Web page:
We've been debating the Jive interface a lot recently, and I wanted to share this perspective.
Use Cases are great, but also risky. It's fairly easy to pick up a specific use case, dig in to their business needs, and come up with a strategy that says "Ideas could help with XYZ" or "Turning on Projects will allow them to accomplish 123". Where that fails is in the broader deployment of the platform, as those one-offs are then automatically included as "noise" that all other users have to wade through. Yes - these things can be mitigated to a degree by excluding them from specific Spaces or Groups or Templates - but when folks come up to the front of our "house", we prefer that we have one front door instead of 5+ for them to scratch their head & choose from.
The primary point of pain we have had in 2-ish years with Jive is the complexity. Users eyes can get crossed trying to figure out how to have a simple conversation! If I want to have a dialog about something, why should I have to decide whether to "Upload a file" or "Create a Document", and what the difference is between those? If the conversation includes a new idea in reference to a video, do I start by clicking "Create video", "Discussion" or "Status Update", "Idea" or something else? The list goes on and on... and has HUGE impact to our one true measure of success: engagement. These barriers to end users in starting a conversation can't be overstated. They also drive enhanced need for training and on boarding efforts, significantly greater pressure on highly skilled and prevalent Community Management, and ongoing support & administration needs (all band-aids to try to stop the bleeding).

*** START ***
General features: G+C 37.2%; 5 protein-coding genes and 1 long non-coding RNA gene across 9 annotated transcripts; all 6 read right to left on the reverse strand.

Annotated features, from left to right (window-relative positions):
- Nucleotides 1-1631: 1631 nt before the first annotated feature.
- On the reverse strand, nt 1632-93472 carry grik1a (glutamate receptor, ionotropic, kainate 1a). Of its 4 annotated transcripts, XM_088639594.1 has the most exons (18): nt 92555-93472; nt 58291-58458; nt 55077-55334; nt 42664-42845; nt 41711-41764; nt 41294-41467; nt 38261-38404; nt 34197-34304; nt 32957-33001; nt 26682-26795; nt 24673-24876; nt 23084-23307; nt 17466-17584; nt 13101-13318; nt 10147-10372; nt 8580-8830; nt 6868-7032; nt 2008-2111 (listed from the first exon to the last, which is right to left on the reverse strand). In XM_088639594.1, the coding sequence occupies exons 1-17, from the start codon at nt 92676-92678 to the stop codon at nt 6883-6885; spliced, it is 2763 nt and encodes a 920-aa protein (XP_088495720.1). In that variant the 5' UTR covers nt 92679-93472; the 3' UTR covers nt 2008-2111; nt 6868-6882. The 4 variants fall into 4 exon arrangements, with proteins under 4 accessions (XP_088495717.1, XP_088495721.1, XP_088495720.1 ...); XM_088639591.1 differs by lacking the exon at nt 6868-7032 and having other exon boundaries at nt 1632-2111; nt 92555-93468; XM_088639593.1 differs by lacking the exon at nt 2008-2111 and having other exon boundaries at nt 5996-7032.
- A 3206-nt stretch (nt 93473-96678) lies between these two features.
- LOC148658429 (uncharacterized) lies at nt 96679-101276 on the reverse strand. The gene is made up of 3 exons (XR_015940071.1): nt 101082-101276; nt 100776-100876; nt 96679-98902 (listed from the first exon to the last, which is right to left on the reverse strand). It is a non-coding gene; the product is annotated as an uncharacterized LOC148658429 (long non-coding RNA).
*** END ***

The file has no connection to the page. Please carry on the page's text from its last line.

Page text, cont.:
For an organization with 300,000 employees, we are forced to take a significantly more proactive approach and deliver a streamlined, clean, clutter free user experience that is as user friendly as possible. Leveraging basic design from prevalent systems like Facebook is also a viable strategy, as most users are already familiar with how things work. Facebook - as an example - quit doing Status Updates quite a while ago, and their Discussions don't force users to also stop and decide what text to input as a title for their conversation. Status Updates in Jive are rarely used to update status... instead, users treat them like a simplified Discussion. We see things like "Who else is going to see Man of Steel this weekend?" posted as a status update, and it's still there 3 months later.... meaningless and irrelevant and yet another source of "noise". I see Status Updates that are over a year old...
Clearly, I could go on and on. Bottom line is this: we need to leverage our expertise and understanding of our company in conjunction with our expertise and understanding of what feature functionality does and does NOT make sense for the broadest possible audience. We want people to have little to no barriers or hurdles to jump before engaging in conversations. Videos, Documents, Uploaded Files, Ideas, Projects, Events etc. are all just conversations - and ideally would be accomodated by the tool bar in a Discussion (as most are now) and not be served up as separate entry points to having that conversation.
What tips, tricks, or opinions can you share about this perspective?